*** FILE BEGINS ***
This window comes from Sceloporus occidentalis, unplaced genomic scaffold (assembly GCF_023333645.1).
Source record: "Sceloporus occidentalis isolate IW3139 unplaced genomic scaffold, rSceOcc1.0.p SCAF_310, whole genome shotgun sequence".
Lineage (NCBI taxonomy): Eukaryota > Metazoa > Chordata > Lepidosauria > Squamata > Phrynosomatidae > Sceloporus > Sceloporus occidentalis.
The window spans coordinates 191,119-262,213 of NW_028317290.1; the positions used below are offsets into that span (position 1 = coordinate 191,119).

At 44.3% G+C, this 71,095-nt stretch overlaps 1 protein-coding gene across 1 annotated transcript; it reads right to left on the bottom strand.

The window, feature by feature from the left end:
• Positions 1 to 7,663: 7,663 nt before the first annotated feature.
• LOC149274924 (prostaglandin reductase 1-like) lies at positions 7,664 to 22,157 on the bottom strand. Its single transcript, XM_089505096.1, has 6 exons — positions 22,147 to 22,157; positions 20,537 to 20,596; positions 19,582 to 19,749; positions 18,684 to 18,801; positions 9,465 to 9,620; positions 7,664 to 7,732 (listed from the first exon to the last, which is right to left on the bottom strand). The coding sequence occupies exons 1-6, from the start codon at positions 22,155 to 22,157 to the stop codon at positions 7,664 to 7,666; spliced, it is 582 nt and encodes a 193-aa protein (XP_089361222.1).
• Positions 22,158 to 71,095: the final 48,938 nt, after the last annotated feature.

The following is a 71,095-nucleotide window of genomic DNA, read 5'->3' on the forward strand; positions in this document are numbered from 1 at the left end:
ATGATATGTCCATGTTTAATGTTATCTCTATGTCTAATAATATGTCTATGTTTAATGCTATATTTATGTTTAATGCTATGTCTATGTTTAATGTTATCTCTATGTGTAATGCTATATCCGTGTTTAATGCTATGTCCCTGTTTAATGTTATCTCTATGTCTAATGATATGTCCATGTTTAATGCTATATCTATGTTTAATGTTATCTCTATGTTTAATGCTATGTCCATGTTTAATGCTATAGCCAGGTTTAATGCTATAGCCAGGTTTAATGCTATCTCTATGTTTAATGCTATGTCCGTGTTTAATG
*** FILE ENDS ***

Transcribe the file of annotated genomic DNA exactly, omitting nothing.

This window comes from Sceloporus occidentalis, unplaced genomic scaffold (assembly GCF_023333645.1).
Source record: "Sceloporus occidentalis isolate IW3139 unplaced genomic scaffold, rSceOcc1.0.p SCAF_310, whole genome shotgun sequence".
Lineage (NCBI taxonomy): Eukaryota > Metazoa > Chordata > Lepidosauria > Squamata > Phrynosomatidae > Sceloporus > Sceloporus occidentalis.
The window spans coordinates 191,119-262,213 of NW_028317290.1; the positions used below are offsets into that span (position 1 = coordinate 191,119).

At 44.3% G+C, this 71,095-nt stretch overlaps 1 protein-coding gene across 1 annotated transcript; it reads right to left on the bottom strand.

The window, feature by feature from the left end:
• Positions 1 to 7,663: 7,663 nt before the first annotated feature.
• LOC149274924 (prostaglandin reductase 1-like) lies at positions 7,664 to 22,157 on the bottom strand. Its single transcript, XM_089505096.1, has 6 exons — positions 22,147 to 22,157; positions 20,537 to 20,596; positions 19,582 to 19,749; positions 18,684 to 18,801; positions 9,465 to 9,620; positions 7,664 to 7,732 (listed from the first exon to the last, which is right to left on the bottom strand). The coding sequence occupies exons 1-6, from the start codon at positions 22,155 to 22,157 to the stop codon at positions 7,664 to 7,666; spliced, it is 582 nt and encodes a 193-aa protein (XP_089361222.1).
• Positions 22,158 to 71,095: the final 48,938 nt, after the last annotated feature.

The following is a 71,095-nucleotide window of genomic DNA, read 5'->3' on the forward strand; positions in this document are numbered from 1 at the left end:
ATGATATGTCCATGTTTAATGTTATCTCTATGTCTAATAATATGTCTATGTTTAATGCTATATTTATGTTTAATGCTATGTCTATGTTTAATGTTATCTCTATGTGTAATGCTATATCCGTGTTTAATGCTATGTCCCTGTTTAATGTTATCTCTATGTCTAATGATATGTCCATGTTTAATGCTATATCTATGTTTAATGTTATCTCTATGTTTAATGCTATGTCCATGTTTAATGCTATAGCCAGGTTTAATGCTATAGCCAGGTTTAATGCTATCTCTATGTTTAATGCTATGTCCGTGTTTAATG